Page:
The goal of this work is to understand the structure and possible function of highly repeated DNA sequences and to elucidate the mechanisms by which such sequences are amplified either in tandem (satellite DNA) or though transposition to new genomic loci (interspersed repeats). One particular single copy sequence that is conserved in primates and rodents and is joined to species specific satellite DNA in each species analyzed is being characterized. This single copy sequence is located close to the Huntington's disease locus on human chromosome 4p16. Also, the extensive and rapid changes that occur in satellite DNA are being applied to taxonomic and evolutionary problems: in particular, evolutionary relationships in the carnivores are being investigated. To understand the significance of the LINE-1 family of interspersed repeats, the potential for some family members to be functional genes and encode a protein is being investigated. cDNA clones representing polyadenylated, cytoplasmic LINE-1 RNA from human teratocarcinoma cells have been isolated; they define a subset of LINE-1 sequences that appear to be specifically transcribed (or processed) in these cells and must thus be associated with specific transcriptional regulatory sequences. Comparison of the cDNAs indicates an overall structure that contains two open reading frames (ORFs) separated by two in- frame stop codons bracketing 33 bp. Conceptual translation of the 3' ORF (1284 codons) indicates a polypeptide with striking homologies to retroviral and retrotransposon reverse transcriptase. Sequence analysis of a feline LINE-1 allowed us to demonstrate that the reverse transcriptase homology is markedly conserved in LINE-1s from 4 mammalian orders. In vitro translation experiments demonstrate that at least one of the cDNAs can represent a functional mRNA for the 5'-ORF. Overall the data suggest that LINE-1 and retroviruses may share a common ancestor and that reverse transcriptase-encoding sequences have been preserved by selective pressure in mammals.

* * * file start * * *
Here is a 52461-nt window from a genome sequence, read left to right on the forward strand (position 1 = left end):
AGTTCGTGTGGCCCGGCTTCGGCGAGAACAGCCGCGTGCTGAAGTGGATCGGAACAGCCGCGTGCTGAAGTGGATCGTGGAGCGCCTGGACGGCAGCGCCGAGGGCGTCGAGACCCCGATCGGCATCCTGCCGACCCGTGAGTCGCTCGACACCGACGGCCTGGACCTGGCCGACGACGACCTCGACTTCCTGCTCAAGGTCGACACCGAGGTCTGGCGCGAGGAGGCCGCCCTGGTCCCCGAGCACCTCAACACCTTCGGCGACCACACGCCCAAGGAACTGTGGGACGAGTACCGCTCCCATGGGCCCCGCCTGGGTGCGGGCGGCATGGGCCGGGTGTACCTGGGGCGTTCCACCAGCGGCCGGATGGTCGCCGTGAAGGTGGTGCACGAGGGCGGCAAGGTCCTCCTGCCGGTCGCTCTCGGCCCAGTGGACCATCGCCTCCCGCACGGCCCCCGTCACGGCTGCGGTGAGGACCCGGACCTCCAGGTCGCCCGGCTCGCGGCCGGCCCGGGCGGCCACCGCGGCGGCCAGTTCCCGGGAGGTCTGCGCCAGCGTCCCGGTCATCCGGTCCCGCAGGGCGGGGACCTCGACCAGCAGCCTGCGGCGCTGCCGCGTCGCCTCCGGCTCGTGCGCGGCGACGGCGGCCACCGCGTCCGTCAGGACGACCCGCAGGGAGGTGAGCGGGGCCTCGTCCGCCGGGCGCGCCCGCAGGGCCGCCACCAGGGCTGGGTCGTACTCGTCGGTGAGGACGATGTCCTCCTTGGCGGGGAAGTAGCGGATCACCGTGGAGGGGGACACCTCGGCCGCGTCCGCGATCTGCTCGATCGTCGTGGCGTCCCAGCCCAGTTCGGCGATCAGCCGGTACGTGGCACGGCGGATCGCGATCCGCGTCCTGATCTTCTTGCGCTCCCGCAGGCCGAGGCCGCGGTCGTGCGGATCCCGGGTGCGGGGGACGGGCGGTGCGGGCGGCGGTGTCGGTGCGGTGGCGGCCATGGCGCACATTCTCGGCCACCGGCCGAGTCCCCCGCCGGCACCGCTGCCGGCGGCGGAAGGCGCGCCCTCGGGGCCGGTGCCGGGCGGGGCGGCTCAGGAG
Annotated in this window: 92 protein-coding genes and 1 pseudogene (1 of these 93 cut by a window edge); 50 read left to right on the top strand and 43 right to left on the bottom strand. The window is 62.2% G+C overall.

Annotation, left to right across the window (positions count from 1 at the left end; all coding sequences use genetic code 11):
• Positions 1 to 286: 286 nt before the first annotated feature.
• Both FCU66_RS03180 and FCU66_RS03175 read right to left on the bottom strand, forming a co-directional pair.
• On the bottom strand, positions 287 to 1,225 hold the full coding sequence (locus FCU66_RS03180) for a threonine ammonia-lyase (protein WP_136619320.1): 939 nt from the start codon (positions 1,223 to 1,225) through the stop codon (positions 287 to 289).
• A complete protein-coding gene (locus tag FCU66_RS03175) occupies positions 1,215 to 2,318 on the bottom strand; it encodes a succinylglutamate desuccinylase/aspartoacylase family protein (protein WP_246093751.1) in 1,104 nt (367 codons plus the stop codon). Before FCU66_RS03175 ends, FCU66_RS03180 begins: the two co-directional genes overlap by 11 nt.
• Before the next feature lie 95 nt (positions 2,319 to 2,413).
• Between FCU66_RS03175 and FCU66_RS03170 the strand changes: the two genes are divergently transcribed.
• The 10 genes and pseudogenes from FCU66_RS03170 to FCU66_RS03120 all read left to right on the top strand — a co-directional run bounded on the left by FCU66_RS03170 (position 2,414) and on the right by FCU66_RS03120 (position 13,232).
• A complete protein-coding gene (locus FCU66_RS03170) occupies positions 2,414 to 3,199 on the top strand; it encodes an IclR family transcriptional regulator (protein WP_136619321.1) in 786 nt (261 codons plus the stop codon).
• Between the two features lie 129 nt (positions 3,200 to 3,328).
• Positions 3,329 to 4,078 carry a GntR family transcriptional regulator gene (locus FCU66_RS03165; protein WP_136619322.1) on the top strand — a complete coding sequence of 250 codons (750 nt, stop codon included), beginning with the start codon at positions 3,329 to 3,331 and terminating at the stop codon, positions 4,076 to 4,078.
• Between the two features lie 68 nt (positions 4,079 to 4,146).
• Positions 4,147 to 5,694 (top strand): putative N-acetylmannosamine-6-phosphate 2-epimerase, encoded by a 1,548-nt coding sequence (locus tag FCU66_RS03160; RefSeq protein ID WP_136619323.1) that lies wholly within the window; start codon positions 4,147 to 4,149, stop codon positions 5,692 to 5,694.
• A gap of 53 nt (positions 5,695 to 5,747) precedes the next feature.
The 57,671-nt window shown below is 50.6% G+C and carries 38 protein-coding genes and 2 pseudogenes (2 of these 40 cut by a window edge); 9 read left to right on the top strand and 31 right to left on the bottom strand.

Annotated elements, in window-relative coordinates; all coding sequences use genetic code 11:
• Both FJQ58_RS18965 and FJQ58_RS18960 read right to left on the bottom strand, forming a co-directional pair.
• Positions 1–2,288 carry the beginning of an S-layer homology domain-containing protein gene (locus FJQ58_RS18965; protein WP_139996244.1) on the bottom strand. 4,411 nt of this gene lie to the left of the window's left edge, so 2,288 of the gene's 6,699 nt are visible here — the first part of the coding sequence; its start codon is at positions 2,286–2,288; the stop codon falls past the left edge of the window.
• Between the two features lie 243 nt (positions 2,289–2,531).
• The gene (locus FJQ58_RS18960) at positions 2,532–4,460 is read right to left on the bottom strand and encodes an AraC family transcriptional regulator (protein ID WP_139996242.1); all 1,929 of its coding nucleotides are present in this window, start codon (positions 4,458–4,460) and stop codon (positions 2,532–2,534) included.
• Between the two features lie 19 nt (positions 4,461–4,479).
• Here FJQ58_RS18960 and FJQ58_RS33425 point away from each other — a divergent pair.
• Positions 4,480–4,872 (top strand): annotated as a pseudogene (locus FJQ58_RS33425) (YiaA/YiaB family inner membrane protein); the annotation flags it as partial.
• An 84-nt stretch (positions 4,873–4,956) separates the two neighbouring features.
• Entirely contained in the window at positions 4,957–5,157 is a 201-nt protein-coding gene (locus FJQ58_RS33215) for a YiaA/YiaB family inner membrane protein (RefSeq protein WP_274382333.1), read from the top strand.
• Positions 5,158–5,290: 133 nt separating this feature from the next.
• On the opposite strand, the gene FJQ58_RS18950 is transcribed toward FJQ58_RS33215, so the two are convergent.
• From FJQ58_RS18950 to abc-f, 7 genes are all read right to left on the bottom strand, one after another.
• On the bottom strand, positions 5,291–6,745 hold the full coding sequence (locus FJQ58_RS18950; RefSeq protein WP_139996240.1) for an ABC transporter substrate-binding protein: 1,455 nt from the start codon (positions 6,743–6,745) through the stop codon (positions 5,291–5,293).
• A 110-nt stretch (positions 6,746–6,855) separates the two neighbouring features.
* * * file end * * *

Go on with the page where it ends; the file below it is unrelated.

National Institute of Health (NIH)
Division of Cancer Biology And Diagnosis (NCI)
Intramural Research (Z01)
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Cancer Biology and Diagnosis
United States
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